Successful #coaching #reflection
I have coached science teachers for approximately two years, mostly with technology integration and inquiry-based approaches in the classroom setting. One of my teachers in particular is whom I reflect upon when asked, “What really works for teacher coaching?”
This teacher and I started with a good relationship, having worked together closely for two years prior. I moved to the coaching position and she trusted me to help her if needed because we already had great rapport. This reminds me that the first thing to build is a mutually supportive and positive relationship with the teachers that I serve. I have coached other teachers with varying degrees of success, so I know that rapport building is both situational and personal. How we achieved great rapport between us is not readily transferrable to another pair of people and their specific relationship. A coach needs to start fresh with each new teacher and work with the teacher to build their relationship based on that teacher’s needs.
This teacher wanted to learn how to use an educational technology tool and use it well. She was eager to have my help, and she sought me out to get it. So much of what stops anyone from asking for help is a fear of appearing foolish or incapable; an idea which only comes to life when the opinion of another is considered. She knew that I would support her and she was unconcerned with her own ego. She is a person who is comfortable with who she is and what her unique talents are. How do we get teachers to be in this same comfortable headspace, whatever it is for them personally? A coach needs to consider mindset as a part of their coaching practice.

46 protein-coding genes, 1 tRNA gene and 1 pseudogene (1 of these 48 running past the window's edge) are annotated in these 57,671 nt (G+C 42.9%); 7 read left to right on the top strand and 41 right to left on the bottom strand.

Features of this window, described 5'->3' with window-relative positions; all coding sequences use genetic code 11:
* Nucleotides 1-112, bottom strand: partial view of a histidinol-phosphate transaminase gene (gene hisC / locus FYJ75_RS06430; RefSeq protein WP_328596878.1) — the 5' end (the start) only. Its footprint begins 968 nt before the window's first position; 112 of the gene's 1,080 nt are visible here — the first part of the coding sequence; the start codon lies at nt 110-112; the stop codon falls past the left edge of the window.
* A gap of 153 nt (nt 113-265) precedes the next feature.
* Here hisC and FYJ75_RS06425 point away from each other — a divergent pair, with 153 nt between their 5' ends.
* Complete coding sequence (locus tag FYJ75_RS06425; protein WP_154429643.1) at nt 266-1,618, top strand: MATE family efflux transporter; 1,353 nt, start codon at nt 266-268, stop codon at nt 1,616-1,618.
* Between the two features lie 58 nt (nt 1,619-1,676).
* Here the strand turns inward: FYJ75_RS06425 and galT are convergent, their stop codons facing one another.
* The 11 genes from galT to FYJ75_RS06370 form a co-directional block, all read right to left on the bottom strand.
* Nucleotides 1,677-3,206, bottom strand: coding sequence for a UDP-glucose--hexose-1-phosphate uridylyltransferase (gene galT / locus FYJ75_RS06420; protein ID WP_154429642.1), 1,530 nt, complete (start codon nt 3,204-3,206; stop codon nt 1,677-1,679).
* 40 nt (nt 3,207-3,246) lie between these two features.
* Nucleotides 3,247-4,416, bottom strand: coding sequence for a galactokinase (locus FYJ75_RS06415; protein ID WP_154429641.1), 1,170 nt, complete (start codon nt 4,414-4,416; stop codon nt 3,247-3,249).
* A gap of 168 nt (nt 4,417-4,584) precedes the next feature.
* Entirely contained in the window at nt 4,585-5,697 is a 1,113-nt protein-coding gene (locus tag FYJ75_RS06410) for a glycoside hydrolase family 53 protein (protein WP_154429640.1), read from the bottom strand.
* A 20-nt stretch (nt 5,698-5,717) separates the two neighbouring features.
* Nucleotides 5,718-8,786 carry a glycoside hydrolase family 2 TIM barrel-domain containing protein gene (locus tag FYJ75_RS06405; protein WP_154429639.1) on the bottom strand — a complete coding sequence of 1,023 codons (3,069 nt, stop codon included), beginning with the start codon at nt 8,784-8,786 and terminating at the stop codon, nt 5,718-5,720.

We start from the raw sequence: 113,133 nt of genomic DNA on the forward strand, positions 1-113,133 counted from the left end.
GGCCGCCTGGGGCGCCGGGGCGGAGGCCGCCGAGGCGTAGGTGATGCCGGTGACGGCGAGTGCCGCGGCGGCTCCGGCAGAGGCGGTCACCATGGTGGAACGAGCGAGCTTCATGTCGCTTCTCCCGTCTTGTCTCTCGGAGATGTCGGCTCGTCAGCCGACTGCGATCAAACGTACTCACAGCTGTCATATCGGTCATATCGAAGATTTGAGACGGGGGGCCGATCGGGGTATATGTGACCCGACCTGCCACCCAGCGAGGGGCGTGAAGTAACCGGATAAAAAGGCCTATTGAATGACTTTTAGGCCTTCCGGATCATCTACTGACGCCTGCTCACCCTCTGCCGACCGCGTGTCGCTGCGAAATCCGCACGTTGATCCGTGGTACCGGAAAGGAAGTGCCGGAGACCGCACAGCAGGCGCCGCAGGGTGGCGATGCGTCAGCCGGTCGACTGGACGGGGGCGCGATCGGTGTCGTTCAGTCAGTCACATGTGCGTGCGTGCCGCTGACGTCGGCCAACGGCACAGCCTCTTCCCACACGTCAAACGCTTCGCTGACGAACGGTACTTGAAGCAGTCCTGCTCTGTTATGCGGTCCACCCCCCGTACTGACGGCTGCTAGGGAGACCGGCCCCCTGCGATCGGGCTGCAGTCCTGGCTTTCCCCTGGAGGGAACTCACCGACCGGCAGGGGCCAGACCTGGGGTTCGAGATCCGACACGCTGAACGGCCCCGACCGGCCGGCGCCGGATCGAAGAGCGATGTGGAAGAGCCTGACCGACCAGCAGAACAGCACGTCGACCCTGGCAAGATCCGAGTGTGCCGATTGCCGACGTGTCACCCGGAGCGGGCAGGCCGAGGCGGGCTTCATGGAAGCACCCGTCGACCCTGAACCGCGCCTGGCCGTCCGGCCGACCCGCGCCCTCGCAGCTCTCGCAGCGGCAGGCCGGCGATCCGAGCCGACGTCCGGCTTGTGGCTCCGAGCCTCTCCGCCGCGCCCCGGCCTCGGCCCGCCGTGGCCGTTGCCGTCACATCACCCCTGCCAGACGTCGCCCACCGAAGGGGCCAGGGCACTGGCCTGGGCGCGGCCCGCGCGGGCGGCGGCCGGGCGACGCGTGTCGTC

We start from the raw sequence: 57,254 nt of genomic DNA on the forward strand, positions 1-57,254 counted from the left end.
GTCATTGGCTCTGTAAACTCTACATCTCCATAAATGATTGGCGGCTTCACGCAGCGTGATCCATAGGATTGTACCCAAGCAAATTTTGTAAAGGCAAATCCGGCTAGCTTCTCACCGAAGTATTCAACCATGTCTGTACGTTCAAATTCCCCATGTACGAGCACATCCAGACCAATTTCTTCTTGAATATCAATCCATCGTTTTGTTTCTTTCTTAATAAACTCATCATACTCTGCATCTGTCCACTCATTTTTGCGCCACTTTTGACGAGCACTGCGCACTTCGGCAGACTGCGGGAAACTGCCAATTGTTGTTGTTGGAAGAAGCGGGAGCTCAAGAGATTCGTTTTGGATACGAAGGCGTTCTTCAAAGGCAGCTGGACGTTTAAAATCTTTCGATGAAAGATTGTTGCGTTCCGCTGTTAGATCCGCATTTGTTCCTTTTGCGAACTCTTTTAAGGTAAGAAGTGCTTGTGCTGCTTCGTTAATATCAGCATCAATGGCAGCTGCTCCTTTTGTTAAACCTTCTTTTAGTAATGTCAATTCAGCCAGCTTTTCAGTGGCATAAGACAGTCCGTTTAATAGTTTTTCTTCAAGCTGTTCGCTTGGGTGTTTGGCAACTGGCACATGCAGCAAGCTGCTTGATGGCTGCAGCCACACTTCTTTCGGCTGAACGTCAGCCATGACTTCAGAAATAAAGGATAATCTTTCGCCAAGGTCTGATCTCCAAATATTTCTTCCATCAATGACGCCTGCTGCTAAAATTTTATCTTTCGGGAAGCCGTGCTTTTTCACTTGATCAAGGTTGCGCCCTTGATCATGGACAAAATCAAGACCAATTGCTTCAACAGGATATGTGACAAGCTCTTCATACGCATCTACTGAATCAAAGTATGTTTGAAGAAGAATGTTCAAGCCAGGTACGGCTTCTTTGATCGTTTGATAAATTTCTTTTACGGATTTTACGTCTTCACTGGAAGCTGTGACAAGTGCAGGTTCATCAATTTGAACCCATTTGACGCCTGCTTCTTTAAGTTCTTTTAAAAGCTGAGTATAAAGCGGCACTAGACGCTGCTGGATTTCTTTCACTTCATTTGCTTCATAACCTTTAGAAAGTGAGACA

If you have a great working relationship and your teacher has a desire to learn something new all that remains is for you to share your gift with them. We worked through the process twice, my own active modeling more prevalent at the beginning, with her totally taking over the computer at the end. I had only to remind her of a few tricky steps. A week or so later she saw me in the hall and she beamed, telling me, “I did it all on my own and it worked!” A coach needs to know what they are talking about, which means a coach needs to be a learner too!
These are just some of my ideas surrounding one of my successful experiences as an instructional coach! Thanks for reading!